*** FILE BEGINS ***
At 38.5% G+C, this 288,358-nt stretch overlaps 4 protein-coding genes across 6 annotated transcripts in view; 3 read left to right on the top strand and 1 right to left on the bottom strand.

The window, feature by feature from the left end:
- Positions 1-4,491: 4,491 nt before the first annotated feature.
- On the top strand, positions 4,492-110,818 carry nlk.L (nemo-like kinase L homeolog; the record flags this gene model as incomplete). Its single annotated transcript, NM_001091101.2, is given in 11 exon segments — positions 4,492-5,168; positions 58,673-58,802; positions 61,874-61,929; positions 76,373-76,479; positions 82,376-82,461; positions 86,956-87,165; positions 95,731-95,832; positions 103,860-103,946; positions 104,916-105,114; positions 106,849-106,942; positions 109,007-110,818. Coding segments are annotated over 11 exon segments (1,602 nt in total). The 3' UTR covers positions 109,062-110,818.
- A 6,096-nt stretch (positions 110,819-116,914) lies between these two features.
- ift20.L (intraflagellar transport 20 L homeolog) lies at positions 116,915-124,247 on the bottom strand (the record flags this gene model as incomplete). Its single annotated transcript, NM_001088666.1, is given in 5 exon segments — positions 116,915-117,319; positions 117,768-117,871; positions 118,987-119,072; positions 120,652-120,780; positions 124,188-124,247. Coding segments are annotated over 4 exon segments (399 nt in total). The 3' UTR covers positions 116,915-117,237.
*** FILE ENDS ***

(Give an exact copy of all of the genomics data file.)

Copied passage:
At 38.5% G+C, this 288,358-nt stretch overlaps 4 protein-coding genes across 6 annotated transcripts in view; 3 read left to right on the top strand and 1 right to left on the bottom strand.

The window, feature by feature from the left end:
- Positions 1-4,491: 4,491 nt before the first annotated feature.
- On the top strand, positions 4,492-110,818 carry nlk.L (nemo-like kinase L homeolog; the record flags this gene model as incomplete). Its single annotated transcript, NM_001091101.2, is given in 11 exon segments — positions 4,492-5,168; positions 58,673-58,802; positions 61,874-61,929; positions 76,373-76,479; positions 82,376-82,461; positions 86,956-87,165; positions 95,731-95,832; positions 103,860-103,946; positions 104,916-105,114; positions 106,849-106,942; positions 109,007-110,818. Coding segments are annotated over 11 exon segments (1,602 nt in total). The 3' UTR covers positions 109,062-110,818.
- A 6,096-nt stretch (positions 110,819-116,914) lies between these two features.
- ift20.L (intraflagellar transport 20 L homeolog) lies at positions 116,915-124,247 on the bottom strand (the record flags this gene model as incomplete). Its single annotated transcript, NM_001088666.1, is given in 5 exon segments — positions 116,915-117,319; positions 117,768-117,871; positions 118,987-119,072; positions 120,652-120,780; positions 124,188-124,247. Coding segments are annotated over 4 exon segments (399 nt in total). The 3' UTR covers positions 116,915-117,237.